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Sondheim's Lyrics: Rhymes, Reasons and Religion

02/03/2011 11:48 am ET | Updated May 25, 2011

Though I grew up in an agnostic household, I was rarely in doubt that a spiritual force was afoot. Music, specifically what's come to be called "The Great American Songbook," was our religion. The Word, if you will, could be found in the lyrics of Porter, Berlin, Hammerstein and Mercer. And there was a Genesis of sorts each time my dad, Carl Sigman, created a new song, often in a tiny fraction of the proverbial seven days.

The Sigmans particularly enjoyed worshipping at the altar of Stephen Sondheim, whose recent book Finishing the Hat -- the complete lyrics, with commentary and annotations, to his body of work from 1954-1981 -- comes as close to holiness as many a religious text. The song which gives the book its title -- it was written for 1983's Pulitzer-winning Sunday in the Park with George, so its lyrics are not included -- is about how a work of art emerges out of nothingness into being.

Sondheim embraces his talent with none of the false modesty that sometimes mars the self-reflections of gifted artists. Nor does he hesitate to give the reader a thrilling narrative of his own songwriting "sins," including such cardinal transgressions as "redundant adjectival padding," "anachronism," "architectural laziness" and "strained joke." I won't give examples here for fear of detracting from the Olympian heights of the master's descriptions.

Sondheim's exegesis on why perfect rhymes perfectly stressed are better, especially in musical theater, than their black sheep relatives -- near rhymes, identities and such -- is pure godhead. (He doesn't stoop to acknowledge the deadly sin of the absence of rhyme when one is clearly called for. For example, the usually wondrous Stevie Wonder writes, in one of his biggest hits, "I just called to say I love you /I just called to say I care/ I just called to say I love you/ and I mean it from the bottom of my heart." At the end of the phrase, the ear expects a rhyme with "care" -- what Sondheim calls the "snap" of recognition that helps the listener make sense of what's happening.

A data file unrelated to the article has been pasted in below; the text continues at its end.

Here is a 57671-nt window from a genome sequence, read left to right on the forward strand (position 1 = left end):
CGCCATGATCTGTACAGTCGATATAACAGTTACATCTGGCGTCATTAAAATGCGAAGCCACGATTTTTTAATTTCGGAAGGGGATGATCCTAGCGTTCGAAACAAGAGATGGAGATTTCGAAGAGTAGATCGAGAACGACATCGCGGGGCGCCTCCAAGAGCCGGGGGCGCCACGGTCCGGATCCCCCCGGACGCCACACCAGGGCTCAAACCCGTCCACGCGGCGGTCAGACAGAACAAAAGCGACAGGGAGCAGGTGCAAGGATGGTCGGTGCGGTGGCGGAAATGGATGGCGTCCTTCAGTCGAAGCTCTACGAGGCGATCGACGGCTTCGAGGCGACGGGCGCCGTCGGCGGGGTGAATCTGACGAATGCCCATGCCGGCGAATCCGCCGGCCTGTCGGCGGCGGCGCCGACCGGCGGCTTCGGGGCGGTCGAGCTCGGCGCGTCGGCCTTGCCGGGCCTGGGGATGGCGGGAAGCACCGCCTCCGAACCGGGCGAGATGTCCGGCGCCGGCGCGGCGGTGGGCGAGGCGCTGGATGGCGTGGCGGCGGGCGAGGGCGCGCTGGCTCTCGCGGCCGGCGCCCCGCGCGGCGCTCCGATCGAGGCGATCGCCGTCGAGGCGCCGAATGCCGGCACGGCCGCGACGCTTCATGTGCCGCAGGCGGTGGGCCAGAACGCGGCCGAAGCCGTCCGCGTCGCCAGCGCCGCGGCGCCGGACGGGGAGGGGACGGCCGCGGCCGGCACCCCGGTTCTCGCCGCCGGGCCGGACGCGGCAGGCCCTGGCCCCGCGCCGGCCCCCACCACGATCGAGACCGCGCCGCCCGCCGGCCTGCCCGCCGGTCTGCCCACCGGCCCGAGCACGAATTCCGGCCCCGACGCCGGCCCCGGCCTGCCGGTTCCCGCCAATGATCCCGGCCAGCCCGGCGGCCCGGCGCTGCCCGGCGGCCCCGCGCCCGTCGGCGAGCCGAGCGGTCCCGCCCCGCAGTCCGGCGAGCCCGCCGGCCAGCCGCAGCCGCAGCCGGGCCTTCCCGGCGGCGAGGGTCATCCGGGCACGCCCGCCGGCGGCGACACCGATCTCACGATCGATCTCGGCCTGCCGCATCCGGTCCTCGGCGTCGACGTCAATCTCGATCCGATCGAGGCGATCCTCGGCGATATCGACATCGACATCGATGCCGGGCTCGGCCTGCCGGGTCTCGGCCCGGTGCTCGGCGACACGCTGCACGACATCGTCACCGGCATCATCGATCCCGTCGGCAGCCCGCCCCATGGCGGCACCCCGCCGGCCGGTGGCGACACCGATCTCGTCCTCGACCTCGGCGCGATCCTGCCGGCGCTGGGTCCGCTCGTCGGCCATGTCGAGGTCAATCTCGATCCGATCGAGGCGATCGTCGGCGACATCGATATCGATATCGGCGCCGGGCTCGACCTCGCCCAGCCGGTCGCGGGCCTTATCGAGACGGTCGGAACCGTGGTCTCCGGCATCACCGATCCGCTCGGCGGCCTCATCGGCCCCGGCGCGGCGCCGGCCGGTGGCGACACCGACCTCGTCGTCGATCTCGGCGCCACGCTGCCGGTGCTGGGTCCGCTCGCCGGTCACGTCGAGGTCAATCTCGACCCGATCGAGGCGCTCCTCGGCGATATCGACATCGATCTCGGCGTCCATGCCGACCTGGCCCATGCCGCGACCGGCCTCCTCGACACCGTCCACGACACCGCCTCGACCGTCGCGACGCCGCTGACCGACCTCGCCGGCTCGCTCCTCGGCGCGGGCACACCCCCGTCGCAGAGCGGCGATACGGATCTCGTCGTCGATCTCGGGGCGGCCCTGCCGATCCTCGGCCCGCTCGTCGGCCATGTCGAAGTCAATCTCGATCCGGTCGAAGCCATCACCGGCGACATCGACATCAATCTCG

When one hears "heart" instead, it's a letdown, if not a betrayal. Given Wonder's impressive locks, perhaps better to go with the ear-pleasing, "And I love you from the bottom of my hair." (The possibilities for a true rhyme here are endless: an agoraphobic might want to substitute "lair," a friendly Frenchman "mon frere," a stolid German "mein herr," etc.)

Songwriters are always in search of the perfect perfect rhyme, what my dad called the "ideal wedding" of words to music. (In his last hit, "(Where Do I Begin) Love Story," the marriage hit a rocky patch when he employed the pseudo-rhyme "mine"/"time" because, he said, everyone else was doing it.)

It can be both humiliating and exhilarating (perfect rhyme? I report, you decide) to read Sondheim's evisceration of the faulty rhymes and other sins of such iconic lyricists as Lorenz Hart, Alan Jay Lerner and Noel Coward. Humiliating because you never noticed some of the genuine flaws he points out, though he seems more spiteful than insightful when chastising Hart for the delightful (triple inner rhyme intended) rhyme of "laughable and unphotographable" in "My Funny Valentine." Exhilarating because you can still adore these writers' songs even as you gain a deeper appreciation for the granular details of world-class songwriting.

In the introduction to Finishing the Hat, Sondheim goes to great lengths to explain the hazards of reading song lyrics without the tunes that go with them. (Hammerstein's words to "Oh What A Beautiful Mornin'," for instance, look lame on the page, but take flight when sung to Richard Rodgers' soaring melody.) He's right, of course, but he also knows there are heavenly pleasures in store for those with a bit of imagination.

The annotated drafts of the scores from the astonishing Company or Follies, of which Sondheim is particularly proud, or those from West Side Story, for which he gives himself very low marks, offer a glimpse into a process that can inspire our own modest exercises in creativity. (I interviewed Sondheim once and committed the sin, venial I hope, of telling him how much I loved West Side Story. He responded with irritation and condescension; having now read his detailed critique, I can better understand his reaction, though, God forgive me, I still love the songs.)

If you're already familiar with Sondheim's melodies, you can perform the numbers yourself -- in the shower, with friends or just in your mind -- without having to memorize the lyrics. If you've never heard them -- as I hadn't with Sondheim's first show, 1954's Saturday Night -- you can invent your own tunes, then listen to the actual ones and discover just how tough it is to write a good song. Though I have to say, my fantasy version of Saturday Night's "Isn't It" isn't half bad. Isn't that rich?